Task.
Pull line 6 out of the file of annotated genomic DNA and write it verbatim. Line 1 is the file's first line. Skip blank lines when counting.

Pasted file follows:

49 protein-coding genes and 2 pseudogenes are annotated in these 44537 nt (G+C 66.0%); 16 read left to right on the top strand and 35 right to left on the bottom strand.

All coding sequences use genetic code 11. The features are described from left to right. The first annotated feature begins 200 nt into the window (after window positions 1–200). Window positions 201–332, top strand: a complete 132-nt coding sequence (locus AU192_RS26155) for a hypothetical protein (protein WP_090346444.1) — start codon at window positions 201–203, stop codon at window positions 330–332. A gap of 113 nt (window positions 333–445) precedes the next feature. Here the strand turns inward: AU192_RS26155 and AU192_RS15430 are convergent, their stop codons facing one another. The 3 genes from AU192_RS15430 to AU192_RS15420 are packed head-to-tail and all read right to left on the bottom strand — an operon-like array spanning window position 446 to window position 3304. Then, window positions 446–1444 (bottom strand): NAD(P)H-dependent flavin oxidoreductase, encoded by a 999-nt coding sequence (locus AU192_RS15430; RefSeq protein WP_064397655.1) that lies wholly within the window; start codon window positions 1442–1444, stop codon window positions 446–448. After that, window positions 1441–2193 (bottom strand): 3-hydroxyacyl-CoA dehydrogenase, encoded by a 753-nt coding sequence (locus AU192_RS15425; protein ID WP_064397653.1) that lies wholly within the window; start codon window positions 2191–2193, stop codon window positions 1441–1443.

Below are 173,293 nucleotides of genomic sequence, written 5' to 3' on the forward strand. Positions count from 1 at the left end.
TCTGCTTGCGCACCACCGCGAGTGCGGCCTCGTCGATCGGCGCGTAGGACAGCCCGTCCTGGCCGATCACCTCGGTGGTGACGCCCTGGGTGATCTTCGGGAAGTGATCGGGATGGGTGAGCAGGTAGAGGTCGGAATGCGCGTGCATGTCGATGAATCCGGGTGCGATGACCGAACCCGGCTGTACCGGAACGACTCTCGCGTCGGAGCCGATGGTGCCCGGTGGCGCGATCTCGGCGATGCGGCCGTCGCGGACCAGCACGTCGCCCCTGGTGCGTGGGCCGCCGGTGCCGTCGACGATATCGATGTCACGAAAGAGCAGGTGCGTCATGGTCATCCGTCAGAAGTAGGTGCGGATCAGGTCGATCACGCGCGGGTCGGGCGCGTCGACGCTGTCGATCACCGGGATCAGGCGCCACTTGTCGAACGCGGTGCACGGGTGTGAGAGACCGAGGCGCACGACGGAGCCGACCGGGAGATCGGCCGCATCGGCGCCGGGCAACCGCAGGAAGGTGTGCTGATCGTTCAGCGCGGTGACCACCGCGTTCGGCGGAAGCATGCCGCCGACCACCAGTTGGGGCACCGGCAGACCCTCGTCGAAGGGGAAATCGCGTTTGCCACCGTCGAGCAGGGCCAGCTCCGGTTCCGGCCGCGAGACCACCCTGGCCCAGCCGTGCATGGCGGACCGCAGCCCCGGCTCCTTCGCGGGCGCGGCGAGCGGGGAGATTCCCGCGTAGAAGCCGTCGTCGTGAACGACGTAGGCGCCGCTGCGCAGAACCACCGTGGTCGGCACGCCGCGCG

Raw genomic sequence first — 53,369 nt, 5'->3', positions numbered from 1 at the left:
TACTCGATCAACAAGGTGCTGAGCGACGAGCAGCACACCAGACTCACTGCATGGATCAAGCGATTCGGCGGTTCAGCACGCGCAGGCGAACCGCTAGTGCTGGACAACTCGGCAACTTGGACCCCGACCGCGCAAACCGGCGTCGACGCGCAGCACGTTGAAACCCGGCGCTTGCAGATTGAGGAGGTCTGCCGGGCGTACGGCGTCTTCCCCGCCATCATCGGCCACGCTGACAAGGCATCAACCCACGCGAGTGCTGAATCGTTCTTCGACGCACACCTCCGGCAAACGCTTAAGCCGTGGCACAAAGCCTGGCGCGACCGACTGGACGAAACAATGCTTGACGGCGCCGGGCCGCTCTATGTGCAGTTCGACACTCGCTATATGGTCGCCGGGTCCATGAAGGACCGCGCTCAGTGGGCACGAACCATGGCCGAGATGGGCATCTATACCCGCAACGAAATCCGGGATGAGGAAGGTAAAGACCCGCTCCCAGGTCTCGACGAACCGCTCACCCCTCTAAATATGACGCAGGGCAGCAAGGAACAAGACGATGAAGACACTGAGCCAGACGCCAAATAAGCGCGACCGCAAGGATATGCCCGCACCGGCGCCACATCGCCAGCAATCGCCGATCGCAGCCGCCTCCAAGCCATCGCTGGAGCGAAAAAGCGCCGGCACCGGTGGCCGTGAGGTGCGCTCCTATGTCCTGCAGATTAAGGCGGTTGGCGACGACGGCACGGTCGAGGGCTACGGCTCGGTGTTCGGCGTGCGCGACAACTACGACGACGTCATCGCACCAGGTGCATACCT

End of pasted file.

TACTCGATCAACAAGGTGCTGAGCGACGAGCAGCACACCAGACTCACTGCATGGATCAAGCGATTCGGCGGTTCAGCACGCGCAGGCGAACCGCTAGTGCTGGACAACTCGGCAACTTGGACCCCGACCGCGCAAACCGGCGTCGACGCGCAGCACGTTGAAACCCGGCGCTTGCAGATTGAGGAGGTCTGCCGGGCGTACGGCGTCTTCCCCGCCATCATCGGCCACGCTGACAAGGCATCAACCCACGCGAGTGCTGAATCGTTCTTCGACGCACACCTCCGGCAAACGCTTAAGCCGTGGCACAAAGCCTGGCGCGACCGACTGGACGAAACAATGCTTGACGGCGCCGGGCCGCTCTATGTGCAGTTCGACACTCGCTATATGGTCGCCGGGTCCATGAAGGACCGCGCTCAGTGGGCACGAACCATGGCCGAGATGGGCATCTATACCCGCAACGAAATCCGGGATGAGGAAGGTAAAGACCCGCTCCCAGGTCTCGACGAACCGCTCACCCCTCTAAATATGACGCAGGGCAGCAAGGAACAAGACGATGAAGACACTGAGCCAGACGCCAAATAAGCGCGACCGCAAGGATATGCCCGCACCGGCGCCACATCGCCAGCAATCGCCGATCGCAGCCGCCTCCAAGCCATCGCTGGAGCGAAAAAGCGCCGGCACCGGTGGCCGTGAGGTGCGCTCCTATGTCCTGCAGATTAAGGCGGTTGGCGACGACGGCACGGTCGAGGGCTACGGCTCGGTGTTCGGCGTGCGCGACAACTACGACGACGTCATCGCACCAGGTGCATACCT